Last week, ODNI released a report on cyberwarfare that is raising eyebrows for the way it named China and Russia as the sponsors of cyberespionage explicitly.
Jack Goldsmith wonders what naming them will accomplish.
I am sure that naming the Chinese and Russians specifically and openly was a big deal inside the government. The Wall Street Journal reports that a “senior intelligence official said it was necessary to single out specific countries in order to confront the problem and attempt contain a threat that has gotten out of control.” Perhaps so, but naming names alone will not accomplish much. For one thing, the U.S. government has presented no public evidence on Chinese and Russian cyberespionage, and those countries generally deny it. (Chinese Embassy spokesman Wang Baodang said yesterday, in response to the DNI Report, that China opposes “any form of unlawful cyberspace activities.”) For another, Cyberespionage does not violate international law. For yet another, the United States itself, while it does not engage in broad-ranging industrial or economic espionage, does do so on a limited scale.
In light of these factors, it is hard for me to understand what naming names is supposed to accomplish, especially since the Chinese and Russian hand in industrial espionage is widely known.
Whereas Shane Harris compares this moment to Churchill’s Iron Curtain speech.
The report marks the first time the United States government has unequivocally stated, in empathetic and highly publicized fashion, that China and Russia are responsible for a pervasive electronic campaign to steal American intellectual property, trade secrets, negotiating strategies, and sensitive military technology. This is not the first time sitting US officials have singled out Chinese and Russian cyber theft. But those complaints were largely off the record and carefully calibrated not to be read as a shot across the bow of America’s strategic adversaries. This report, however, is that shot.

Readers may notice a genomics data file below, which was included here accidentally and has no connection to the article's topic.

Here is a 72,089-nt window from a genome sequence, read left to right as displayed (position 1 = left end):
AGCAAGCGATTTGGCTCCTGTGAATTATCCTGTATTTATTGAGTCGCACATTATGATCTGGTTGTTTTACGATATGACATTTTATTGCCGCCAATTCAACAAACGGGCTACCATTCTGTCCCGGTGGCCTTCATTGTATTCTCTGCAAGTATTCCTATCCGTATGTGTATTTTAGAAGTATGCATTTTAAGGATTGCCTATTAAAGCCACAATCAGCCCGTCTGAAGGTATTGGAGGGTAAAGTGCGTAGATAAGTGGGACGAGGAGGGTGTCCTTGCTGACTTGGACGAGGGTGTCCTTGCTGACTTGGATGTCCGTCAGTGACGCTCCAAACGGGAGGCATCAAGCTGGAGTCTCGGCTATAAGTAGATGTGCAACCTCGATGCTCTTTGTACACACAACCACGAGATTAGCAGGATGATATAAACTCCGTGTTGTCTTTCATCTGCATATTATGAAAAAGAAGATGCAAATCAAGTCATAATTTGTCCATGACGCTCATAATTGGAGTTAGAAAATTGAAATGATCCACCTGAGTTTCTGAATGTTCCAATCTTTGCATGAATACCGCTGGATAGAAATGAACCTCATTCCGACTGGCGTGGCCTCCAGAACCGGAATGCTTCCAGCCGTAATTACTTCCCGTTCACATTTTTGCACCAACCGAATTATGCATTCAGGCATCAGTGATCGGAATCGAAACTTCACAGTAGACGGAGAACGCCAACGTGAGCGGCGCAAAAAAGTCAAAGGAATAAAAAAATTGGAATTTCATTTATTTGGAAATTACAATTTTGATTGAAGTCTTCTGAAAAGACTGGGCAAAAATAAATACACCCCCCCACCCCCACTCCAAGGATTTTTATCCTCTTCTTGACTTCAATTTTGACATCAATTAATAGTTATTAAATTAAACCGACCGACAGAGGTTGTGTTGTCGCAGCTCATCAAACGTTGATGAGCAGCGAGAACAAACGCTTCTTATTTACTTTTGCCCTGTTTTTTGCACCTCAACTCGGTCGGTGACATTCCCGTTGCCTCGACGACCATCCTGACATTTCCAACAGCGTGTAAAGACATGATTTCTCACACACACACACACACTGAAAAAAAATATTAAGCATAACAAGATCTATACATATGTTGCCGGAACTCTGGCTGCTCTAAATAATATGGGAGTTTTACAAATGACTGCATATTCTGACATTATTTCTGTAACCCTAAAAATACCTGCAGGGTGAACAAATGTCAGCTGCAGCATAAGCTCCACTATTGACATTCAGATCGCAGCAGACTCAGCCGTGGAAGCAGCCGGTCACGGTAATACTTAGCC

And one is tempted to draw parallels to pivotal moments of the last cold war, which were underappreciated at the time, or even ridiculed. The release of this report may turn out to be the Internet’s Iron Curtain moment. Though it landed with much less ceremony and eloquence than Sir Winston Churchill’s fateful 1946 address, it nevertheless does the same job: It makes clear the stakes as the United States intelligence community sees them, and it throws down a challenge against Russia and China, which are judged to be the two greatest strategic threats to American prosperity and influence.
But there’s something funny about this grand moment. Sure, the report names and shames China and Russia. But it also makes clear that our allies [cough, Israel] are also stealing our stuff. Here’s how the executive summary presents the culprits.
- Chinese actors are the world’s most active and persistent perpetrators of economic espionage. US private sector firms and cybersecurity specialists have reported an onslaught of computer network intrusions that have originated in China, but the IC cannot confirm who was responsible.
- Russia’s intelligence services are conducting a range of activities to collect economic information and technology from US targets.
- Some US allies and partners use their broad access to US institutions to acquire sensitive US economic and technology information, primarily through aggressive elicitation and other human intelligence (HUMINT) tactics. Some of these states have advanced cyber capabilities.
If this theft is such a big deal, then it’s a big deal whether China does it or Israel. Hell, since Israel often steals our defense information than sells others the war toys we sell to them, in some ways it presents a more immediate threat.
And whatever the significance of naming China and Russia might be if they were the only culprits, shaming them while at the very same time admitting that our buddies do the same thing sort of makes us look like chumps or hypocrites.
Which is all the more hysterical given that the report cover features a thumb drive–the means by which we continue to make it child’s play to give us viruses that make stealing our stuff easier–wielded like a bright red gun to represent the danger.